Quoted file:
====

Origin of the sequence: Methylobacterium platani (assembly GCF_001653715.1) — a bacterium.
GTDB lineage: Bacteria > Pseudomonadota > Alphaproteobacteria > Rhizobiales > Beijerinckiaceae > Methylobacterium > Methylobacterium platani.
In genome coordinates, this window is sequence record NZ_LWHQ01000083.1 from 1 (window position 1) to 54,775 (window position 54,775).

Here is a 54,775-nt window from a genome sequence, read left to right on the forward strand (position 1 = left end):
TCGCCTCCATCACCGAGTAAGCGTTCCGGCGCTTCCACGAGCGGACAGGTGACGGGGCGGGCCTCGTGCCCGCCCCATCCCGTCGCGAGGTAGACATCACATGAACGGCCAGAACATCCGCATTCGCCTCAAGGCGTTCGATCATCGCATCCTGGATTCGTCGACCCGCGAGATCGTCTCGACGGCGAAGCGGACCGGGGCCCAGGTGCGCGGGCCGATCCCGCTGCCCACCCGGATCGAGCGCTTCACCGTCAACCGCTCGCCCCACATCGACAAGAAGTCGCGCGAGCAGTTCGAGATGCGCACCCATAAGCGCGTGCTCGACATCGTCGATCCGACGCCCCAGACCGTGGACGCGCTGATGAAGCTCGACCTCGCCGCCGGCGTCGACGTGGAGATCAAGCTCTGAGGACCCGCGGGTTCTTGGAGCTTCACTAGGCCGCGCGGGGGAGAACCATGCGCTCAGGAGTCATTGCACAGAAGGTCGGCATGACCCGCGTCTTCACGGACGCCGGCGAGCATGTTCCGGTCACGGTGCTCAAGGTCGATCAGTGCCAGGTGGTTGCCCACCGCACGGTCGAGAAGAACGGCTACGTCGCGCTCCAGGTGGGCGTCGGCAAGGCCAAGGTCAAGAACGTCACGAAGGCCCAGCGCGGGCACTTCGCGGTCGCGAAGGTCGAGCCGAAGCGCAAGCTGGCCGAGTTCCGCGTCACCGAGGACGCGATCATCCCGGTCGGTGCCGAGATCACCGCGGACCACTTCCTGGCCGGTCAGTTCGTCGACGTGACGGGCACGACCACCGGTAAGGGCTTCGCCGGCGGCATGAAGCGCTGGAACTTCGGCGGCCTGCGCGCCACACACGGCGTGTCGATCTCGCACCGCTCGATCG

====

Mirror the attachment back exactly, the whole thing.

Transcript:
Origin of the sequence: Methylobacterium platani (assembly GCF_001653715.1) — a bacterium.
GTDB lineage: Bacteria > Pseudomonadota > Alphaproteobacteria > Rhizobiales > Beijerinckiaceae > Methylobacterium > Methylobacterium platani.
In genome coordinates, this window is sequence record NZ_LWHQ01000083.1 from 1 (window position 1) to 54,775 (window position 54,775).

Here is a 54,775-nt window from a genome sequence, read left to right on the forward strand (position 1 = left end):
TCGCCTCCATCACCGAGTAAGCGTTCCGGCGCTTCCACGAGCGGACAGGTGACGGGGCGGGCCTCGTGCCCGCCCCATCCCGTCGCGAGGTAGACATCACATGAACGGCCAGAACATCCGCATTCGCCTCAAGGCGTTCGATCATCGCATCCTGGATTCGTCGACCCGCGAGATCGTCTCGACGGCGAAGCGGACCGGGGCCCAGGTGCGCGGGCCGATCCCGCTGCCCACCCGGATCGAGCGCTTCACCGTCAACCGCTCGCCCCACATCGACAAGAAGTCGCGCGAGCAGTTCGAGATGCGCACCCATAAGCGCGTGCTCGACATCGTCGATCCGACGCCCCAGACCGTGGACGCGCTGATGAAGCTCGACCTCGCCGCCGGCGTCGACGTGGAGATCAAGCTCTGAGGACCCGCGGGTTCTTGGAGCTTCACTAGGCCGCGCGGGGGAGAACCATGCGCTCAGGAGTCATTGCACAGAAGGTCGGCATGACCCGCGTCTTCACGGACGCCGGCGAGCATGTTCCGGTCACGGTGCTCAAGGTCGATCAGTGCCAGGTGGTTGCCCACCGCACGGTCGAGAAGAACGGCTACGTCGCGCTCCAGGTGGGCGTCGGCAAGGCCAAGGTCAAGAACGTCACGAAGGCCCAGCGCGGGCACTTCGCGGTCGCGAAGGTCGAGCCGAAGCGCAAGCTGGCCGAGTTCCGCGTCACCGAGGACGCGATCATCCCGGTCGGTGCCGAGATCACCGCGGACCACTTCCTGGCCGGTCAGTTCGTCGACGTGACGGGCACGACCACCGGTAAGGGCTTCGCCGGCGGCATGAAGCGCTGGAACTTCGGCGGCCTGCGCGCCACACACGGCGTGTCGATCTCGCACCGCTCGATCG